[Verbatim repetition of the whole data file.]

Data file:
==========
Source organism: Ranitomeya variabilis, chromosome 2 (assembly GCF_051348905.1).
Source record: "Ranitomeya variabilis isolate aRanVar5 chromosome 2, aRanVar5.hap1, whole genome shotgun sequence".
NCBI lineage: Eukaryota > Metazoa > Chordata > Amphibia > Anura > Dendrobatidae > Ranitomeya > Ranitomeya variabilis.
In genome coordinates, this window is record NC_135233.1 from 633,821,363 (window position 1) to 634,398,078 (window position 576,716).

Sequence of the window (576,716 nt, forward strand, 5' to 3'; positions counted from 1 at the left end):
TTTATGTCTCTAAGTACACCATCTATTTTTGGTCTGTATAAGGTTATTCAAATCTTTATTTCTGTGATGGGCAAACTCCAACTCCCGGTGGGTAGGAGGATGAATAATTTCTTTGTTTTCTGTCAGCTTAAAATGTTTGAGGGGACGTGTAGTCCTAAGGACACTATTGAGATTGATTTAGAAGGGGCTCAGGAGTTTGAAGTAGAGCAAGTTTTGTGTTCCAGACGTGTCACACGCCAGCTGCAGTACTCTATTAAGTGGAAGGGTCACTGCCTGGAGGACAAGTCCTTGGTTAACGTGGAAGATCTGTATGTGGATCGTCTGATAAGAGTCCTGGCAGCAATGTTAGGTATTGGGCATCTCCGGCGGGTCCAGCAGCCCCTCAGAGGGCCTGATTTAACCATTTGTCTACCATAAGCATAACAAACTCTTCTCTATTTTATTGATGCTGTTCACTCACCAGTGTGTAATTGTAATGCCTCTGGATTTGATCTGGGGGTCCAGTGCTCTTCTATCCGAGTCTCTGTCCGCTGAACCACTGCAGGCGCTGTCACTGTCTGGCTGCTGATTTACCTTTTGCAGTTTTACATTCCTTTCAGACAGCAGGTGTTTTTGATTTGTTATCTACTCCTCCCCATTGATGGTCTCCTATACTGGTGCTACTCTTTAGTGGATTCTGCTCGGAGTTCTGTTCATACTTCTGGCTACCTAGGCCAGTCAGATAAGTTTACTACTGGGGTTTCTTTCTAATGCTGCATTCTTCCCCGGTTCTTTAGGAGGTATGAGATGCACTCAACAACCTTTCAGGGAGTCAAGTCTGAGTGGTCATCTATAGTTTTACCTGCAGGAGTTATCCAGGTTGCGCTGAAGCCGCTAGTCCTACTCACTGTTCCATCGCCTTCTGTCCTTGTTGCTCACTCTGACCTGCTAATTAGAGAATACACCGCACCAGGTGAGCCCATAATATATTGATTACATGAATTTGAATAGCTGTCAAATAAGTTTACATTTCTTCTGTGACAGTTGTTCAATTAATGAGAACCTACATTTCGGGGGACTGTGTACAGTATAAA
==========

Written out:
Source organism: Ranitomeya variabilis, chromosome 2 (assembly GCF_051348905.1).
Source record: "Ranitomeya variabilis isolate aRanVar5 chromosome 2, aRanVar5.hap1, whole genome shotgun sequence".
NCBI lineage: Eukaryota > Metazoa > Chordata > Amphibia > Anura > Dendrobatidae > Ranitomeya > Ranitomeya variabilis.
In genome coordinates, this window is record NC_135233.1 from 633,821,363 (window position 1) to 634,398,078 (window position 576,716).

Sequence of the window (576,716 nt, forward strand, 5' to 3'; positions counted from 1 at the left end):
TTTATGTCTCTAAGTACACCATCTATTTTTGGTCTGTATAAGGTTATTCAAATCTTTATTTCTGTGATGGGCAAACTCCAACTCCCGGTGGGTAGGAGGATGAATAATTTCTTTGTTTTCTGTCAGCTTAAAATGTTTGAGGGGACGTGTAGTCCTAAGGACACTATTGAGATTGATTTAGAAGGGGCTCAGGAGTTTGAAGTAGAGCAAGTTTTGTGTTCCAGACGTGTCACACGCCAGCTGCAGTACTCTATTAAGTGGAAGGGTCACTGCCTGGAGGACAAGTCCTTGGTTAACGTGGAAGATCTGTATGTGGATCGTCTGATAAGAGTCCTGGCAGCAATGTTAGGTATTGGGCATCTCCGGCGGGTCCAGCAGCCCCTCAGAGGGCCTGATTTAACCATTTGTCTACCATAAGCATAACAAACTCTTCTCTATTTTATTGATGCTGTTCACTCACCAGTGTGTAATTGTAATGCCTCTGGATTTGATCTGGGGGTCCAGTGCTCTTCTATCCGAGTCTCTGTCCGCTGAACCACTGCAGGCGCTGTCACTGTCTGGCTGCTGATTTACCTTTTGCAGTTTTACATTCCTTTCAGACAGCAGGTGTTTTTGATTTGTTATCTACTCCTCCCCATTGATGGTCTCCTATACTGGTGCTACTCTTTAGTGGATTCTGCTCGGAGTTCTGTTCATACTTCTGGCTACCTAGGCCAGTCAGATAAGTTTACTACTGGGGTTTCTTTCTAATGCTGCATTCTTCCCCGGTTCTTTAGGAGGTATGAGATGCACTCAACAACCTTTCAGGGAGTCAAGTCTGAGTGGTCATCTATAGTTTTACCTGCAGGAGTTATCCAGGTTGCGCTGAAGCCGCTAGTCCTACTCACTGTTCCATCGCCTTCTGTCCTTGTTGCTCACTCTGACCTGCTAATTAGAGAATACACCGCACCAGGTGAGCCCATAATATATTGATTACATGAATTTGAATAGCTGTCAAATAAGTTTACATTTCTTCTGTGACAGTTGTTCAATTAATGAGAACCTACATTTCGGGGGACTGTGTACAGTATAAA